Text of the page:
Relationships as the New Bottom Line
Complexity science in the business realm therefore focuses on relationships: relationships between individuals and among teams; relationships to other companies in their business environment, or economic web; and, ultimately, relationship to the natural environment. And because the dynamics of complex adaptive systems are complex and largely unpredictable, accepting businesses as being such systems requires a different mind set: managers and executives cannot control their organizations to the degree that the mechanistic perspective implies; but they can influence where their company is going, and how it evolves.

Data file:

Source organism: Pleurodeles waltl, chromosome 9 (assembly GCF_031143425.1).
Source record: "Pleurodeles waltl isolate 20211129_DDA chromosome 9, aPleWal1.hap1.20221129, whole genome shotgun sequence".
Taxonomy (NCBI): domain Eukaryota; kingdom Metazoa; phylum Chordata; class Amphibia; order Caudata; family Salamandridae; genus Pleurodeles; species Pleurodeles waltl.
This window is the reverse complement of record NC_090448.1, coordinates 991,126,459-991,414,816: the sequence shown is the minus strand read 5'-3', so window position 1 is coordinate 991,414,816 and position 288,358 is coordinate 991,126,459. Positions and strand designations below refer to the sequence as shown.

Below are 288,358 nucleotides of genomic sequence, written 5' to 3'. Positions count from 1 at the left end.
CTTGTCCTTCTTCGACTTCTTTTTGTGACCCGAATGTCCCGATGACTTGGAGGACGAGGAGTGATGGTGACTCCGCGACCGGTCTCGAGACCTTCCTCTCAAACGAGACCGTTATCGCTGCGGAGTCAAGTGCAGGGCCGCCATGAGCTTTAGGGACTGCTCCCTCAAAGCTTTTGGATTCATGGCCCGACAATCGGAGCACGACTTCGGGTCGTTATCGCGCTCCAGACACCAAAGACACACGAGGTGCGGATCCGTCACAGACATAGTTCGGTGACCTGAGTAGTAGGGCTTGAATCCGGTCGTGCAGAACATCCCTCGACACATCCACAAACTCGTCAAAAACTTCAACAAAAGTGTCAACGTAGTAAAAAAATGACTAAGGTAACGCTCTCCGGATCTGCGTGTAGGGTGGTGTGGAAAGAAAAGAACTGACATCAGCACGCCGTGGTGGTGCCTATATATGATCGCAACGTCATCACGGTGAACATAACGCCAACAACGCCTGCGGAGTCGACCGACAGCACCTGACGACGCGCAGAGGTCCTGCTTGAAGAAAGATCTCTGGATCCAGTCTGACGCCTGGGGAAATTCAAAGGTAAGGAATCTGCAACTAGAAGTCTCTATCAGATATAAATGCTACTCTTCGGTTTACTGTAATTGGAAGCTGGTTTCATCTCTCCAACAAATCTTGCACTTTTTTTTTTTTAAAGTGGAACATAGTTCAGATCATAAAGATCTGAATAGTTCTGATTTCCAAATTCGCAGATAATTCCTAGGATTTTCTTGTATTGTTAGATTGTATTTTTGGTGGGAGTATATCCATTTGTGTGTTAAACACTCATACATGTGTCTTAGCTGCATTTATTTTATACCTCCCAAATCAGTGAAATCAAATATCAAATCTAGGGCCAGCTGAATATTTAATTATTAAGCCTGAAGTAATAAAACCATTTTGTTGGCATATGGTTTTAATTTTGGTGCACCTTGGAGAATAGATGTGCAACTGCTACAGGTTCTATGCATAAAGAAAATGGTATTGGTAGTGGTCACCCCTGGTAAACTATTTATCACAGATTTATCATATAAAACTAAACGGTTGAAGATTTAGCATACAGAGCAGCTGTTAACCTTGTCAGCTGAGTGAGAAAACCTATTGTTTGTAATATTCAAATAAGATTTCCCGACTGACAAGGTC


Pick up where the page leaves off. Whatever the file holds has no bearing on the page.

We are not talking about relationships in terms of networking and the like. Rather we are talking about genuine relationships based on authenticity and care. We knew from complexity science that interactions among agents of a system are the source of novelty, creativity, and adaptability. And we therefore expected that companies guided by the science would in some manner attend to interactions among people in them. But this could have simply manifested itself in a concern for prolific communication. Open and prolific communication was indeed what we found in these companies, but universally it was in the context of genuine care. Those people we spoke to who had worked in companies other than their present ones told us that, in their experience, this is uncommon in the business world.

Care as a Power Action